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Tuesday, October 14, 2014

International community pledges $5.4 billion for Hamas, less than $1 billion to fight Ebola

This week there was a parlor party to raise money for one of the world's great humanitarian issues. No, it wasn't Ebola. The world doesn't have time for that and cannot even come up with $1 billion to fight it. It's Gaza where for the third time in six years the world is pledging billions of dollars to reconstruct after Hamas brought on a war. What's wrong with this picture? Michael Freund comments.
Consider the following. At the Gaza donor conference, which was held in Cairo, a whopping $5.4 billion was pledged, half of which will go towards rebuilding efforts while the rest will be used to sustain the budget of the Palestinian Authority, which now includes Hamas, through 2017.

In other words, even though the Palestinians siphoned off previous aid and used it to prepare for war with Israel, they are once again becoming recipients of Western largesse.

Needless to say, the funds pledged are not contingent on Hamas disarmament, nor will any demands be made of the terrorist group to cease building tunnels to try and burrow into Israel and murder innocent civilians.

Worse yet, by alleviating the humanitarian difficulties confronting Gaza residents, the international community is effectively reducing popular pressure on Hamas to refrain from sparking another conflict and mitigating popular anger against the terrorist group.

Indeed, the decision to funnel billions to Gaza is so dramatically short-sighted, and so remarkably stupid, that it makes one wonder if Europe and the Obama administration even understand what their own interests are. After all, why on earth would they want to assist Hamas, even indirectly, to strengthen its position vis-à-vis the Palestinian population? The inanity at work here is even more pronounced when one considers that the United Nations has been having difficulty raising just $1b. to fight Ebola.

Although the disease has killed more than 4,000 people and spread to at least seven countries, UN Deputy Secretary-General Jan Eliasson said on Friday that just $250 million – a mere one-quarter of the amount needed – has been raised thus far. “I now appeal to all member states to act generously and swiftly,” Eliasson said, adding that, “Speed is of the essence. A contribution within days is more important than a larger contribution within weeks.”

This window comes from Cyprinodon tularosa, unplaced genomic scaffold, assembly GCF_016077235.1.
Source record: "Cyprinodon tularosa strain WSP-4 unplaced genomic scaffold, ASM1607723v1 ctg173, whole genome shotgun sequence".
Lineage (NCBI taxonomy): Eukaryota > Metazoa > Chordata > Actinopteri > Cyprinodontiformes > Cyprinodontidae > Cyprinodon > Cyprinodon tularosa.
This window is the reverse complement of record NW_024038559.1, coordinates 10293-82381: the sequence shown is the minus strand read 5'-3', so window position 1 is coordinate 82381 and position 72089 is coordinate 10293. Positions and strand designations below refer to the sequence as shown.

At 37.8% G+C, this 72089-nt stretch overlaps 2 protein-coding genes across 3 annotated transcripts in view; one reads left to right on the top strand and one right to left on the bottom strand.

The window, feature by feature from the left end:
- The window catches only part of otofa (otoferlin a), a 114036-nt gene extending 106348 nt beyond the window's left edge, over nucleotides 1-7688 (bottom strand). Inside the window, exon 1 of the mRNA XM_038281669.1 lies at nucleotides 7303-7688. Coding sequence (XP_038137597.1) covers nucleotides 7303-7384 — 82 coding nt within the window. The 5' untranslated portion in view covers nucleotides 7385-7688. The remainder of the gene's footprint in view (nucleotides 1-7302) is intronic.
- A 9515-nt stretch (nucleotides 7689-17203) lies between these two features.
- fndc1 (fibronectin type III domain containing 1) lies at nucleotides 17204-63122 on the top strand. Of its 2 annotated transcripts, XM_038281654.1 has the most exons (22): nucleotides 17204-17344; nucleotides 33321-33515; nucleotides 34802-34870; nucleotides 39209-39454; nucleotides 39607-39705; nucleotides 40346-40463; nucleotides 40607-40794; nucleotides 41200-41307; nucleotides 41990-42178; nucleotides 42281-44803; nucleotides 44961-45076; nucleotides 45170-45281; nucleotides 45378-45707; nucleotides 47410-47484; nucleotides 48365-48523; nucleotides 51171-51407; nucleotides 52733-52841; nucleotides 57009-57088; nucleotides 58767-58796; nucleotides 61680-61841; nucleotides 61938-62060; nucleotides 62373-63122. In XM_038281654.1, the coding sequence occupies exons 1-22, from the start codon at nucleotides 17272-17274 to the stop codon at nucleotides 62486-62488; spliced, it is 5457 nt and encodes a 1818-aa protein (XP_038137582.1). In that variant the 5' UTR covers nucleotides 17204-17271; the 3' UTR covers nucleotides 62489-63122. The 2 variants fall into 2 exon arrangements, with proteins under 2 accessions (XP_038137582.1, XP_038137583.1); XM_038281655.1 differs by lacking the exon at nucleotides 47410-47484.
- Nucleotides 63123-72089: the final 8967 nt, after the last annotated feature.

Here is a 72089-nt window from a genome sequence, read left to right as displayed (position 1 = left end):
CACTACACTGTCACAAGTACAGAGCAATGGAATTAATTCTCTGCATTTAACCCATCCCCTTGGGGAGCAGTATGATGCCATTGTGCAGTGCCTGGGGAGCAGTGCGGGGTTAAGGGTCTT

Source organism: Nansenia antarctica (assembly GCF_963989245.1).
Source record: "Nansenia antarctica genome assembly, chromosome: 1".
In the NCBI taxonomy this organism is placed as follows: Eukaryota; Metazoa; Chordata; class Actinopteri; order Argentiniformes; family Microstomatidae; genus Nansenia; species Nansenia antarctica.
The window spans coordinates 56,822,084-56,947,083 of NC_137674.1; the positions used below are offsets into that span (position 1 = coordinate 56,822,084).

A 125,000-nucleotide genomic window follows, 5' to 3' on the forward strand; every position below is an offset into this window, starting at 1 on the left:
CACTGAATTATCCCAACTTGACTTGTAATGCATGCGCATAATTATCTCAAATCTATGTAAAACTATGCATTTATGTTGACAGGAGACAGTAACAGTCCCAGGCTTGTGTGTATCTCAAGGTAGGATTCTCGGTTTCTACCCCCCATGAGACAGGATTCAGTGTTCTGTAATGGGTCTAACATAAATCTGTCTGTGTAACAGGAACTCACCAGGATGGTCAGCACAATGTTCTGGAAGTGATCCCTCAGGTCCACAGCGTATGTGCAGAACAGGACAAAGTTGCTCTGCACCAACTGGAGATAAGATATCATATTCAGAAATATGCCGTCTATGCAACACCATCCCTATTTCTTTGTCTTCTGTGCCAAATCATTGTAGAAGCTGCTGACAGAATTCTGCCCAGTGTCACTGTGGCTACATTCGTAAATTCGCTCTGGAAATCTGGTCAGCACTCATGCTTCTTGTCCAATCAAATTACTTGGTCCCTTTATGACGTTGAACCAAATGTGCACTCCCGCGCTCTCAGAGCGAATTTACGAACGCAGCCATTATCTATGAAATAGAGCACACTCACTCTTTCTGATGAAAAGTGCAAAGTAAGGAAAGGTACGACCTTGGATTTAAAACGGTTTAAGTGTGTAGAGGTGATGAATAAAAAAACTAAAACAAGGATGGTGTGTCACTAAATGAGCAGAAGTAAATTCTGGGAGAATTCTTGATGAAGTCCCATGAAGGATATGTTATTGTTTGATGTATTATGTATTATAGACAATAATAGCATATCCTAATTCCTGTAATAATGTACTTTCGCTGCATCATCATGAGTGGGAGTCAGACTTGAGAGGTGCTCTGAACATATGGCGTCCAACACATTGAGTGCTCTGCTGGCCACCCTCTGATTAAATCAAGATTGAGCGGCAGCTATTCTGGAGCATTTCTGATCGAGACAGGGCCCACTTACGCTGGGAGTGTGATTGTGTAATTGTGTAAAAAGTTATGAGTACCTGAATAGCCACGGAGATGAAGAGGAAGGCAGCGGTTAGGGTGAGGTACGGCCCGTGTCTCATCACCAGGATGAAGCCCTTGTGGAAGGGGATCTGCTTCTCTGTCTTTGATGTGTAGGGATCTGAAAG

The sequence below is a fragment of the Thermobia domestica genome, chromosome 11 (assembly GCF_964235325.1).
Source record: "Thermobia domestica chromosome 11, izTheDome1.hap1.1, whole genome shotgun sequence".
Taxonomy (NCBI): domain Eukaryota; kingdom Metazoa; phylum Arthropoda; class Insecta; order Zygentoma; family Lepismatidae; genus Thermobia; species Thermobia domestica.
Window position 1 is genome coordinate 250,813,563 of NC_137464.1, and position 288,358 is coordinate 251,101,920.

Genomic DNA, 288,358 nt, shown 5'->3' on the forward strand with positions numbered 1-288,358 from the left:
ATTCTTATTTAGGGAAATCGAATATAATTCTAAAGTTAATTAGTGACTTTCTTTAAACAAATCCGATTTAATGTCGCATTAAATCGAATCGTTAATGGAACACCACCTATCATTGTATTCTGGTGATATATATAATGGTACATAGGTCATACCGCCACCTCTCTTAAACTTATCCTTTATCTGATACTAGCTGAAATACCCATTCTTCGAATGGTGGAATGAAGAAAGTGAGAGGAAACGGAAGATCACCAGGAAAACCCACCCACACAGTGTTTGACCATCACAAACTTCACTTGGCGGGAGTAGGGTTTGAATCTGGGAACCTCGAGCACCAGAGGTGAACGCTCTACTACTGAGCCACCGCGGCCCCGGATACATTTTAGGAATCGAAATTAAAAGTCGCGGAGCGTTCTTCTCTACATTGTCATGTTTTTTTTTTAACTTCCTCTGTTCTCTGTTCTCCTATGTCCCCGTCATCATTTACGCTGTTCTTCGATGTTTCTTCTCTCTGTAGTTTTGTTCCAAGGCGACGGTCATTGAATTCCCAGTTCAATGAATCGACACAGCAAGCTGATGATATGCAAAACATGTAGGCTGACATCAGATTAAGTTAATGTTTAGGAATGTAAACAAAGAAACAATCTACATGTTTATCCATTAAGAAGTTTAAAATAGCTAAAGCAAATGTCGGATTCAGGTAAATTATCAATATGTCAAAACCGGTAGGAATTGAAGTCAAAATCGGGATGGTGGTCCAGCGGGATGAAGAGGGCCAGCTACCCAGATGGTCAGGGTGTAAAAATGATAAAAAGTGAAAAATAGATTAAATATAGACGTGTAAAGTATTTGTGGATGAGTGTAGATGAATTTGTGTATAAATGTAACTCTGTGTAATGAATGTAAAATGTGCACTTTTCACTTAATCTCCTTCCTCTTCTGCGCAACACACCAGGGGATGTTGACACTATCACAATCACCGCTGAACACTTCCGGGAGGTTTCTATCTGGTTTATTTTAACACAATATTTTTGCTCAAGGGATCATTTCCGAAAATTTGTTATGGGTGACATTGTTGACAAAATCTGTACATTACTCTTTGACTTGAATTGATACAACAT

And so, even though the number of Ebola cases is reportedly doubling every three to four weeks, billions of dollars will be lavished on Gaza rather than on the jeopardized populations of Liberia and Sierra Leone.
Read the whole thing


Khaled Abu Toameh has some more reasons why paying to rebuild Gaza is a bad idea.
First, the promised funds absolve Hamas of any responsibility for the catastrophe it brought upon the Palestinians during the confrontation with Israel.
Now the Palestinians in the Gaza Strip will no longer be asking Hamas to compensate them for the loss of their houses and family members. Any Palestinian who asks Hamas for financial aid will, as of now, be referred to the PA or the donor states.
Hopes that the catastrophic results of the confrontation would increase pressure on Hamas or perhaps trigger a revolt against it have faded now that the PA and the donor states have become the address for distributing financial aid.
Second, the talk about rebuilding or repairing infrastructure in the Gaza Strip is the best thing that could have happened to Hamas. The funds promised by the donor states will help rebuild various Hamas-controlled installations in the Gaza Strip, such as ministries, security bases, universities, mosques and charities. The infrastructure in the Gaza Strip is almost entirely controlled, directly and indirectly, by Hamas.
All investment in the Gaza Strip's infrastructure will ultimately serve Hamas's interests, even if such work is being carried out by the Palestinian Authority.
Third, Hamas members and supporters would be among those entitled to some of the money coming from the Western and Arab donors. The Palestinian Authority would find it impossible to hand out money only to Abbas loyalists in the Gaza Strip, having already promised to take care of all Palestinians in the Gaza Strip, regardless of their political affiliations.
Four, the financial aid has not been conditioned on Hamas laying down its weapons or even ceding control over the Gaza Strip to the Palestinian Authority. From now, the PA will be working toward rebuilding the Gaza Strip while Hamas will use its own resources to smuggle in additional weapons and prepare for the next war with Israel. This seems to be the agreed division of responsibilities between Hamas and the PA.
Five, there is no guarantee that the billions of dollars would have a moderating effect on Palestinians in the Gaza Strip or turn them away from Hamas. Some Palestinians are even worried that the international community might be trying to bribe the PA to stop it from pursuing plans to seek unilateral UN recognition of a Palestinian state. Others believe the promised funds are intended to stop the PA from signing the Rome Statute as a first step toward joining the International Criminal Court, in order to file "war crimes" charges against Israel.
Oh - and did I mention that Hamas 'only' asked for $4 billion? The international community really outdid itself on this one.

Read the whole thing.

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At 2:41 AM, Blogger Gee a Moron said...

Pledges are ome thing, making good on them is another.

At 2:59 AM, Blogger FrenchKiss said...

Apparently, to the international community, Jews are a bigger problem than Ebola.


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